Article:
One of the worst things I was doing during this time was staying in my room. I’d eat in my room, work in my room, read in my room, the only time I was leaving was to wash dishes or go get more food. I identified this to be the main issue for me, I needed to get out.

Rather begrudgingly I packed up my laptop and my notes and made my way over to the university’s library, dragging my feet the whole way there (you’d think someone was forcing me to go). Even just being outside I could feel my mood lift a little.

Working in the library was a good idea, I was more productive and focused on what I was going. Getting out and having the sea winds batter my face was surprisingly nice (although I brought a hat with me the next time, can’t be doing with cold ears). When I got back to my flat after a few hours I was feeling a lot better. So, the next day I did it again.

For the rest of the week I took my laptop to the library and worked. Some days were more productive than others, some I just played on my phone with my laptop open and some token notes by me. But no matter how much work I did, I always came away feeling better.

I was seeing people when I was out, and even though I wasn’t always interacting with them, I still felt a little less alone. I was feeling like I’d achieved something with the day, I didn’t feel guilty for staying inside. Most importantly, I started to enjoy my own company a whole lot more.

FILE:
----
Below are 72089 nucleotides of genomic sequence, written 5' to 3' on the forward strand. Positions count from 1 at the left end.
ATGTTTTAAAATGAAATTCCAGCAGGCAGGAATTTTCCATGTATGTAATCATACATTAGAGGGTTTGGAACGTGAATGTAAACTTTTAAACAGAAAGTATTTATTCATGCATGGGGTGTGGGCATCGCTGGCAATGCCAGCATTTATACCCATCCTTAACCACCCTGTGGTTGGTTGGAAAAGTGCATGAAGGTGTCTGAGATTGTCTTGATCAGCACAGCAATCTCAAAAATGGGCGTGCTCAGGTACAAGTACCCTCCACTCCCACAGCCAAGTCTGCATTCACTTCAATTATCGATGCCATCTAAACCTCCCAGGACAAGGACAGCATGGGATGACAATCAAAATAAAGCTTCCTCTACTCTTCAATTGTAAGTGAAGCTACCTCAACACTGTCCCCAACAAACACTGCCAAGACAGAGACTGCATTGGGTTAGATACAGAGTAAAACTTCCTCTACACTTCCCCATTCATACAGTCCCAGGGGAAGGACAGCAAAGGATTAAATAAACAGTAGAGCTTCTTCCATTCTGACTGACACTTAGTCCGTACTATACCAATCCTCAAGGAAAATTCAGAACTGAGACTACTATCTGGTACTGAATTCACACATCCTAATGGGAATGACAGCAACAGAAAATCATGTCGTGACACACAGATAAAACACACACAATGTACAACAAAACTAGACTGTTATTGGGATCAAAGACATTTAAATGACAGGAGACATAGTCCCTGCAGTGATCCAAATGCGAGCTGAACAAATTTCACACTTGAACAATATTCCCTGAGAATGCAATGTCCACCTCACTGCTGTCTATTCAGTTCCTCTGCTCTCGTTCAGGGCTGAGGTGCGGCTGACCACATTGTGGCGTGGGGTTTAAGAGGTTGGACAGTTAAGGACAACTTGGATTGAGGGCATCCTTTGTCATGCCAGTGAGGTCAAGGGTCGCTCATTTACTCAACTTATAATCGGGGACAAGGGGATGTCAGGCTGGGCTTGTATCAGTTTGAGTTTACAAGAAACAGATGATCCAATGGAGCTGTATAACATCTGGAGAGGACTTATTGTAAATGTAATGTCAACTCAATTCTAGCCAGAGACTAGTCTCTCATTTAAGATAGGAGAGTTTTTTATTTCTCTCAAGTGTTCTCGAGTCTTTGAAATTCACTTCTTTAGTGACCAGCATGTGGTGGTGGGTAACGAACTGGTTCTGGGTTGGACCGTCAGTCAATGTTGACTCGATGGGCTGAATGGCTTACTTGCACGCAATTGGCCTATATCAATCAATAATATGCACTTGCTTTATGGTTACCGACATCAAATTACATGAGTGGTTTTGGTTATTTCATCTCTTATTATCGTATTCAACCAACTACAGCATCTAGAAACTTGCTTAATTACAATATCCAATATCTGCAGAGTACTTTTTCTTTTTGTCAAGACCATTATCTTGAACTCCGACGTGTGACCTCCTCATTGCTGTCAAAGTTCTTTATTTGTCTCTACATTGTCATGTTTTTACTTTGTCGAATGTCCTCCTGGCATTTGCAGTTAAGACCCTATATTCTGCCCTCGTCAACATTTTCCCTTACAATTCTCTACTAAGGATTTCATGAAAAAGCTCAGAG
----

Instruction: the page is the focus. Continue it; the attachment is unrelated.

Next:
By the end of the two weeks I was a little sad when my flatmates all came back, my peace and quite was gone. I could no longer drift in and out the kitchen listing to bad music and dancing equally as bad.

The two weeks had taught me that being alone was ok. Being in my own company and head for a bit was also ok. I now knew there was a very clear difference between being lonely and being alone. Being either of those two things wasn’t strictly a bad thing.

Once I’d started going to the library each day I found myself reflecting on my time more. It was honestly nice to have a period of reflection as a new year had just started. Being alone forced gave me time without distractions to figure out my yearly goals, to look at making a five year plan.

It gave me the opportunity to be still.

I can’t say I now love being lonely, I don’t think it’s an emotion that will ever warrant a overwhelmingly positive response from me. But I can say that I’ve learned to enjoy my own company a whole lot more that before.

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4 thoughts on “Learning to be alone

  1. You might know some of this if you’ve been reading my blog… my first year I lived in a dormitory on campus with about 70 other students, but I had my own room, which was the perfect balance for me. My second year I lived in a small studio apartment (what do they call that in your country? studio flat? efficiency flat?) by myself, and I struggled a lot with loneliness, although being in that place of struggle also pushed me to get involved with something that ended up changing my life. It sounds like you’re finding your place in your own way.

    Liked by 1 person